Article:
Without treatment, following release, 75% of individuals with OUDs relapse within the first 3 months. The risk of overdose can be as high as 129 times the general population risk in the first few weeks. This is due to the lethal combination of lost tolerance, lack of treatment provision, and poor linkage to care upon release. Methadone or buprenorphine treatment during incarceration can lower overdose risk on reentry by over 80%. Despite decades of effective and safe therapies, only a few states have made meaningful strides forward.

This refusal to provide treatment persists due to the widespread stigmatization of people who use certain drugs, incarcerated people, and the use of medications for substance use disorders. Guidelines already exist for treating OUD in jails, yet are not often followed and almost never enforced. The denial of OUD medications has been ruled a form of discrimination in violation of the Americans with Disabilities Act. Despite the fact that incarcerated patients have a legal right to treatment that is on par with care in the community, the medical rights of incarcerated people exist more on paper than in practice. The carceral environment remains one characterized by neglect, boredom, violence, and trauma.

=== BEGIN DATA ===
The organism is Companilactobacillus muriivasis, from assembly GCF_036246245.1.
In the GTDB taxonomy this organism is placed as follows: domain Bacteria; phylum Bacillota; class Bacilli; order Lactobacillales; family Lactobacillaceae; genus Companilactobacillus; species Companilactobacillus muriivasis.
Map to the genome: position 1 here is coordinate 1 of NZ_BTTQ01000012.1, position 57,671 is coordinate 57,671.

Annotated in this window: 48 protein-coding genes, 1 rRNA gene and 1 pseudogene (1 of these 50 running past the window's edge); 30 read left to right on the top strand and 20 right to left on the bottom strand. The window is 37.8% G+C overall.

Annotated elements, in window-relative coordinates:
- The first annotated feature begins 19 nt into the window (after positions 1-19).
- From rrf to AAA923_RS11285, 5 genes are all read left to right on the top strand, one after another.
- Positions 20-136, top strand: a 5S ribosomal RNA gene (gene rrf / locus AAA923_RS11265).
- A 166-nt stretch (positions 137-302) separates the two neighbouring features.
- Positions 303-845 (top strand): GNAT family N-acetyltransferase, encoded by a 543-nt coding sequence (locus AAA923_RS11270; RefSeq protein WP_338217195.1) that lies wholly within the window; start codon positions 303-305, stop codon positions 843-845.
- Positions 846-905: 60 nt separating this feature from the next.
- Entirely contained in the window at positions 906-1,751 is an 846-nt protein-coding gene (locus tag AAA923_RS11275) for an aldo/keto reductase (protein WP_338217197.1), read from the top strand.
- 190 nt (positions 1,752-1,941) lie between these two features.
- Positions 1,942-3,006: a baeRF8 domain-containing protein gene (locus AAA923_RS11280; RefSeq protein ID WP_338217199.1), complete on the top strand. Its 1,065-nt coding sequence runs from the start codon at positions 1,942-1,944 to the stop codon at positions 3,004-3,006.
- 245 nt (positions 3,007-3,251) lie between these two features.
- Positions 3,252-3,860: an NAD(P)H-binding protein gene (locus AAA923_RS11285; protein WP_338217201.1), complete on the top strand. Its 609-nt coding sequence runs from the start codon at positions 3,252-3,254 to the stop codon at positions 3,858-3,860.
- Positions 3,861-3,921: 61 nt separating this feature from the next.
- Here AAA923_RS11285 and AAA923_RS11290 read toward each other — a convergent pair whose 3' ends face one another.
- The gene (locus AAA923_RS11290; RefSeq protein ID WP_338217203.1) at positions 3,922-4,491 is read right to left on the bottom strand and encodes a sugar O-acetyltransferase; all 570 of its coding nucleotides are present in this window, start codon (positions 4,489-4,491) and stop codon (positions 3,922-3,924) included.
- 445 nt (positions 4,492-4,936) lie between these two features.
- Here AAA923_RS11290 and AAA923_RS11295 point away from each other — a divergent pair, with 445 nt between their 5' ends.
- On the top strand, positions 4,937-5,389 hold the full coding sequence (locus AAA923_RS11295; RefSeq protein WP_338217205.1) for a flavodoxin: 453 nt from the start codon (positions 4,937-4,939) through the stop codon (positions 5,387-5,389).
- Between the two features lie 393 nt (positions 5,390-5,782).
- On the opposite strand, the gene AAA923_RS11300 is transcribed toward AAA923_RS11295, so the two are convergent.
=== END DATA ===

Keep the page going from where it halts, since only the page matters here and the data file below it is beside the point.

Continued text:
Jail Care Is Failed Care

To access any basic need only as a result of criminalization and incarceration points to the abysmal and callous state of our society’s “safety net” for the most vulnerable and marginalized. Jail care, or the accessing during incarceration of previously unavailable resources — such as food, water, shelter, or medication — should not be lauded. Quite simply, jail care is failed care. It remains more expensive and largely ineffective at delivering health or safety. Putting faith in the criminal legal system to address overdose deaths is foolishly misguided as carceral facilities remain contributors to, not solutions to, the overdose crisis.

Unfortunately, when it comes to drug policy, most resources continue to flow to the criminal legal system and its outsized policing, jail, and prison infrastructure. There remains no justifiable public safety or public health reason to incarcerate thousands of people for use of certain substances. Incredibly, the most common arrest nationally remains simple possession of an illicit substance. Likewise, through harmful policies — such as drug-induced homicide laws, enhanced criminal penalties for fentanyl distribution, onerous parole requirements, the restriction of methadone access, and bans on safe injection sites — the legal system remains invested in a coercive, failed approach. As harm reduction journalist Maia Szalavitz succinctly put it, “Most of the harm we tend to think of as being drug-related is actually drug policy-related.”

A Way Forward